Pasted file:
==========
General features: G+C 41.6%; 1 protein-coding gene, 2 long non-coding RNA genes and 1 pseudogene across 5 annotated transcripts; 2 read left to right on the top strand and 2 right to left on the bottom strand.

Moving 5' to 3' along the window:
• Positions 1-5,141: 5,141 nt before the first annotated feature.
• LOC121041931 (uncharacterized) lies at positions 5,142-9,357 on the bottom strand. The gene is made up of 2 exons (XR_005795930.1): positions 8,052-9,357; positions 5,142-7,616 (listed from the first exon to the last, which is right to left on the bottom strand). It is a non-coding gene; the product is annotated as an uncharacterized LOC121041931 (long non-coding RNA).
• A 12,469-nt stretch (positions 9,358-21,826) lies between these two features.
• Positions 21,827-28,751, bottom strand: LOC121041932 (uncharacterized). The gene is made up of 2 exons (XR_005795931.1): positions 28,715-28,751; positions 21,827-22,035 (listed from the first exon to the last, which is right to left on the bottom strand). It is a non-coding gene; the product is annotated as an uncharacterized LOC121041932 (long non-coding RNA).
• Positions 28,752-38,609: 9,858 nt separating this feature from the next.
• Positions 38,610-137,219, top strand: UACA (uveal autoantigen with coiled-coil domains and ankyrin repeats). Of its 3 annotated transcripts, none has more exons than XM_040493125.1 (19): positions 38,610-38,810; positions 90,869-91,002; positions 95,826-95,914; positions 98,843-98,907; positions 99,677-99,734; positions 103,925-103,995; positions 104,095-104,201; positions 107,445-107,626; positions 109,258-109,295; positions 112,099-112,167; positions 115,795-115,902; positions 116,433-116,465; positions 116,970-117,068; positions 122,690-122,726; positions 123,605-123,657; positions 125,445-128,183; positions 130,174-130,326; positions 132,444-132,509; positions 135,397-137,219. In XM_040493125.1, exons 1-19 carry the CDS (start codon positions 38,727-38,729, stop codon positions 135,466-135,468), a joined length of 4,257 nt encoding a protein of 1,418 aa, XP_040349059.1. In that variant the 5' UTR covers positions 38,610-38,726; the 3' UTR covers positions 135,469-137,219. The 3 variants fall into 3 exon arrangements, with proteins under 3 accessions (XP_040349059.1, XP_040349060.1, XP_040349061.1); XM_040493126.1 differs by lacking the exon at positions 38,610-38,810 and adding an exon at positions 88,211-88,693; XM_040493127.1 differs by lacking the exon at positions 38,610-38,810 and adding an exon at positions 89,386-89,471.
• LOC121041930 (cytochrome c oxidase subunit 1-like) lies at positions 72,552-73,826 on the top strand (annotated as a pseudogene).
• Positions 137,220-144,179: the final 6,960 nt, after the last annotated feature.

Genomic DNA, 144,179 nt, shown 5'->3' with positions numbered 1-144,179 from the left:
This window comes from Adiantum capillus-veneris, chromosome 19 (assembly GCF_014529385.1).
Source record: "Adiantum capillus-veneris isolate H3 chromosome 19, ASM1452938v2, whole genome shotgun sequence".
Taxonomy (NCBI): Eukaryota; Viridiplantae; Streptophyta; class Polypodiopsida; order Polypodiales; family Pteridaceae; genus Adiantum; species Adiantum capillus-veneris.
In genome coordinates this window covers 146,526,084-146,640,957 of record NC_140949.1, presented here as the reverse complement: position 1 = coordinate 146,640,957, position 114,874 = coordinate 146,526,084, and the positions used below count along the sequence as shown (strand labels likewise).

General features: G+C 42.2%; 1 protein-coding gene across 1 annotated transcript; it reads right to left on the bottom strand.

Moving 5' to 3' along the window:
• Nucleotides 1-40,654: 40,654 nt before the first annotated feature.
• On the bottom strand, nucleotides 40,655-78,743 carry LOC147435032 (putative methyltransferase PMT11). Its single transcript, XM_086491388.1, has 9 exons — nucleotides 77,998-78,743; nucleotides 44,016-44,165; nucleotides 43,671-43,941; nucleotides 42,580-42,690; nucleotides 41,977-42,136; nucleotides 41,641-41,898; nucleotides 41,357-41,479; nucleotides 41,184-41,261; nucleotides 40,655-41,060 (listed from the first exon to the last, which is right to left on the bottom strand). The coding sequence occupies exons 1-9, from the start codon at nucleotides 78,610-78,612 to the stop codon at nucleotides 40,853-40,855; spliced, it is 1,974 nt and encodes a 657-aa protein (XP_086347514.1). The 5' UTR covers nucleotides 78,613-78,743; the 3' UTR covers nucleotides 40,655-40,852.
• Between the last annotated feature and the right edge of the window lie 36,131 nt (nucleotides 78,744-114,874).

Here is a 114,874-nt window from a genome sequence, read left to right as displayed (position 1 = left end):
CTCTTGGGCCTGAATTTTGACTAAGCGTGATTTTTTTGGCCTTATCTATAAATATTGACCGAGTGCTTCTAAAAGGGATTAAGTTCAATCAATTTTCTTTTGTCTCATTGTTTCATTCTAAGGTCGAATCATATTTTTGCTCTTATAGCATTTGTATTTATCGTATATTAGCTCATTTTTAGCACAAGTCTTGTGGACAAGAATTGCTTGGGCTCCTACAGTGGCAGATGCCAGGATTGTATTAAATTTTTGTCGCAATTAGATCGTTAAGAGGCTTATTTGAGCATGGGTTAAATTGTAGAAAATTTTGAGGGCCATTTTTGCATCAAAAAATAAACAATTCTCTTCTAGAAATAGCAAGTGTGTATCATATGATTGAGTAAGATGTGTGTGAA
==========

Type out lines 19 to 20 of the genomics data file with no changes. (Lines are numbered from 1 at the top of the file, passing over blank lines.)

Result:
• On the bottom strand, nucleotides 40,655-78,743 carry LOC147435032 (putative methyltransferase PMT11). Its single transcript, XM_086491388.1, has 9 exons — nucleotides 77,998-78,743; nucleotides 44,016-44,165; nucleotides 43,671-43,941; nucleotides 42,580-42,690; nucleotides 41,977-42,136; nucleotides 41,641-41,898; nucleotides 41,357-41,479; nucleotides 41,184-41,261; nucleotides 40,655-41,060 (listed from the first exon to the last, which is right to left on the bottom strand). The coding sequence occupies exons 1-9, from the start codon at nucleotides 78,610-78,612 to the stop codon at nucleotides 40,853-40,855; spliced, it is 1,974 nt and encodes a 657-aa protein (XP_086347514.1). The 5' UTR covers nucleotides 78,613-78,743; the 3' UTR covers nucleotides 40,655-40,852.
• Between the last annotated feature and the right edge of the window lie 36,131 nt (nucleotides 78,744-114,874).